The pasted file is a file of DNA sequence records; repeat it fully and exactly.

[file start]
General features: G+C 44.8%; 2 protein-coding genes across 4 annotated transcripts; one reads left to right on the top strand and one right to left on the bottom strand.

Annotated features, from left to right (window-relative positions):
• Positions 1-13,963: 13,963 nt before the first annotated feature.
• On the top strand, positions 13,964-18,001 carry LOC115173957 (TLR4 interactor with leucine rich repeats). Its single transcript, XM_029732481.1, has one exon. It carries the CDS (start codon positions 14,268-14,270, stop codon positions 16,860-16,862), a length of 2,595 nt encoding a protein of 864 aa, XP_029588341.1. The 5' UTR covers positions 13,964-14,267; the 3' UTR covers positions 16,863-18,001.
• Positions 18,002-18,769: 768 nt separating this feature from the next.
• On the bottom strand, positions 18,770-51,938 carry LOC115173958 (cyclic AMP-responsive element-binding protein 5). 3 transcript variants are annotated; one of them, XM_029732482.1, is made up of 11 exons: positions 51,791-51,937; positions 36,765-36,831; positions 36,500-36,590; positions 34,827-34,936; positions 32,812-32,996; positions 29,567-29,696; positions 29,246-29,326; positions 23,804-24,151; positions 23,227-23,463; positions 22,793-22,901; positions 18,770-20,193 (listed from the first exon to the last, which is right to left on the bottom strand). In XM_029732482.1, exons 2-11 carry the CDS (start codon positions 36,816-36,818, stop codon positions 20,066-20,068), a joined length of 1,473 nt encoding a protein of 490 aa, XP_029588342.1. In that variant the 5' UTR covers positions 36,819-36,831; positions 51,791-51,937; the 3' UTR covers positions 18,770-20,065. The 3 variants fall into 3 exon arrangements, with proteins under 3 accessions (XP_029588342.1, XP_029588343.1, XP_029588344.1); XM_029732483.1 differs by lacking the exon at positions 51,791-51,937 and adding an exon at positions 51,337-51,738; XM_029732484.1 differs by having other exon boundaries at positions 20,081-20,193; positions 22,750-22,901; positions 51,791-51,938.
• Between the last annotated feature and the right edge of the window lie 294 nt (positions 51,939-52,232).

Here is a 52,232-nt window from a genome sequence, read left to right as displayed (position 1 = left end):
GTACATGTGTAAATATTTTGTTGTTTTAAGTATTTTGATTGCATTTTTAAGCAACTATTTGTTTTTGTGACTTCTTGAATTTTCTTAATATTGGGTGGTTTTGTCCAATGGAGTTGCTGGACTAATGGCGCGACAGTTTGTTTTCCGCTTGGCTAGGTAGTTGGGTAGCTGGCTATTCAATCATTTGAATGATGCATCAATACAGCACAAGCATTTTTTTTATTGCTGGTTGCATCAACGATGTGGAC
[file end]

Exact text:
General features: G+C 44.8%; 2 protein-coding genes across 4 annotated transcripts; one reads left to right on the top strand and one right to left on the bottom strand.

Annotated features, from left to right (window-relative positions):
• Positions 1-13,963: 13,963 nt before the first annotated feature.
• On the top strand, positions 13,964-18,001 carry LOC115173957 (TLR4 interactor with leucine rich repeats). Its single transcript, XM_029732481.1, has one exon. It carries the CDS (start codon positions 14,268-14,270, stop codon positions 16,860-16,862), a length of 2,595 nt encoding a protein of 864 aa, XP_029588341.1. The 5' UTR covers positions 13,964-14,267; the 3' UTR covers positions 16,863-18,001.
• Positions 18,002-18,769: 768 nt separating this feature from the next.
• On the bottom strand, positions 18,770-51,938 carry LOC115173958 (cyclic AMP-responsive element-binding protein 5). 3 transcript variants are annotated; one of them, XM_029732482.1, is made up of 11 exons: positions 51,791-51,937; positions 36,765-36,831; positions 36,500-36,590; positions 34,827-34,936; positions 32,812-32,996; positions 29,567-29,696; positions 29,246-29,326; positions 23,804-24,151; positions 23,227-23,463; positions 22,793-22,901; positions 18,770-20,193 (listed from the first exon to the last, which is right to left on the bottom strand). In XM_029732482.1, exons 2-11 carry the CDS (start codon positions 36,816-36,818, stop codon positions 20,066-20,068), a joined length of 1,473 nt encoding a protein of 490 aa, XP_029588342.1. In that variant the 5' UTR covers positions 36,819-36,831; positions 51,791-51,937; the 3' UTR covers positions 18,770-20,065. The 3 variants fall into 3 exon arrangements, with proteins under 3 accessions (XP_029588342.1, XP_029588343.1, XP_029588344.1); XM_029732483.1 differs by lacking the exon at positions 51,791-51,937 and adding an exon at positions 51,337-51,738; XM_029732484.1 differs by having other exon boundaries at positions 20,081-20,193; positions 22,750-22,901; positions 51,791-51,938.
• Between the last annotated feature and the right edge of the window lie 294 nt (positions 51,939-52,232).

Here is a 52,232-nt window from a genome sequence, read left to right as displayed (position 1 = left end):
GTACATGTGTAAATATTTTGTTGTTTTAAGTATTTTGATTGCATTTTTAAGCAACTATTTGTTTTTGTGACTTCTTGAATTTTCTTAATATTGGGTGGTTTTGTCCAATGGAGTTGCTGGACTAATGGCGCGACAGTTTGTTTTCCGCTTGGCTAGGTAGTTGGGTAGCTGGCTATTCAATCATTTGAATGATGCATCAATACAGCACAAGCATTTTTTTTATTGCTGGTTGCATCAACGATGTGGAC